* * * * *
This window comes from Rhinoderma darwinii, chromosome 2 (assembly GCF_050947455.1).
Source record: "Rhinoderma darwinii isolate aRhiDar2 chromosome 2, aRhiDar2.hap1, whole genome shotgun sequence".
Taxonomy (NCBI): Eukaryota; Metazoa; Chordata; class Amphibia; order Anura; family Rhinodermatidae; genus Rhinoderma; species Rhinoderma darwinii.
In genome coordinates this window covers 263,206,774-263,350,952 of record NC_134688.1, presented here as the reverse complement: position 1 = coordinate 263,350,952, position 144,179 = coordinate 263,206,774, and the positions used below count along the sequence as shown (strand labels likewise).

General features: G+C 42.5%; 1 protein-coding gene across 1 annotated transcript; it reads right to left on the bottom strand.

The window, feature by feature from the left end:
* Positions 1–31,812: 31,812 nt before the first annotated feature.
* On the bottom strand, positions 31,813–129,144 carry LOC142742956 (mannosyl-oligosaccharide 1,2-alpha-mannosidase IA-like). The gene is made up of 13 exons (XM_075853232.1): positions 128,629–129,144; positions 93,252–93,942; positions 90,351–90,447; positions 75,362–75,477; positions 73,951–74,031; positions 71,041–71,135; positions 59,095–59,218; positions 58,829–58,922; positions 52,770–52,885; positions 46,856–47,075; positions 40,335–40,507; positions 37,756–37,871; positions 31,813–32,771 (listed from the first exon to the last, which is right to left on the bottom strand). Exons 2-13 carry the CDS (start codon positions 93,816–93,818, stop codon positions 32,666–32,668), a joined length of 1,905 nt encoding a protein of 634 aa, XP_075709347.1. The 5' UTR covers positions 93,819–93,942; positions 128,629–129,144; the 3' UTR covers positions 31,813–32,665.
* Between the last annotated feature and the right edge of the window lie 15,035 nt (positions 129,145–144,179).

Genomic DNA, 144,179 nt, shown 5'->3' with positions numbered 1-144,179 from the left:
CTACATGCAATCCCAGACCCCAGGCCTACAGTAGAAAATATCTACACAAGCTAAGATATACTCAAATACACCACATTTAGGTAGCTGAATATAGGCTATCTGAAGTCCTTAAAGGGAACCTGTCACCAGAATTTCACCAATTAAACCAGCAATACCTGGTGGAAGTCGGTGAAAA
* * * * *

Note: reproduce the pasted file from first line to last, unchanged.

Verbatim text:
This window comes from Rhinoderma darwinii, chromosome 2 (assembly GCF_050947455.1).
Source record: "Rhinoderma darwinii isolate aRhiDar2 chromosome 2, aRhiDar2.hap1, whole genome shotgun sequence".
Taxonomy (NCBI): Eukaryota; Metazoa; Chordata; class Amphibia; order Anura; family Rhinodermatidae; genus Rhinoderma; species Rhinoderma darwinii.
In genome coordinates this window covers 263,206,774-263,350,952 of record NC_134688.1, presented here as the reverse complement: position 1 = coordinate 263,350,952, position 144,179 = coordinate 263,206,774, and the positions used below count along the sequence as shown (strand labels likewise).

General features: G+C 42.5%; 1 protein-coding gene across 1 annotated transcript; it reads right to left on the bottom strand.

The window, feature by feature from the left end:
* Positions 1–31,812: 31,812 nt before the first annotated feature.
* On the bottom strand, positions 31,813–129,144 carry LOC142742956 (mannosyl-oligosaccharide 1,2-alpha-mannosidase IA-like). The gene is made up of 13 exons (XM_075853232.1): positions 128,629–129,144; positions 93,252–93,942; positions 90,351–90,447; positions 75,362–75,477; positions 73,951–74,031; positions 71,041–71,135; positions 59,095–59,218; positions 58,829–58,922; positions 52,770–52,885; positions 46,856–47,075; positions 40,335–40,507; positions 37,756–37,871; positions 31,813–32,771 (listed from the first exon to the last, which is right to left on the bottom strand). Exons 2-13 carry the CDS (start codon positions 93,816–93,818, stop codon positions 32,666–32,668), a joined length of 1,905 nt encoding a protein of 634 aa, XP_075709347.1. The 5' UTR covers positions 93,819–93,942; positions 128,629–129,144; the 3' UTR covers positions 31,813–32,665.
* Between the last annotated feature and the right edge of the window lie 15,035 nt (positions 129,145–144,179).

Genomic DNA, 144,179 nt, shown 5'->3' with positions numbered 1-144,179 from the left:
CTACATGCAATCCCAGACCCCAGGCCTACAGTAGAAAATATCTACACAAGCTAAGATATACTCAAATACACCACATTTAGGTAGCTGAATATAGGCTATCTGAAGTCCTTAAAGGGAACCTGTCACCAGAATTTCACCAATTAAACCAGCAATACCTGGTGGAAGTCGGTGAAAA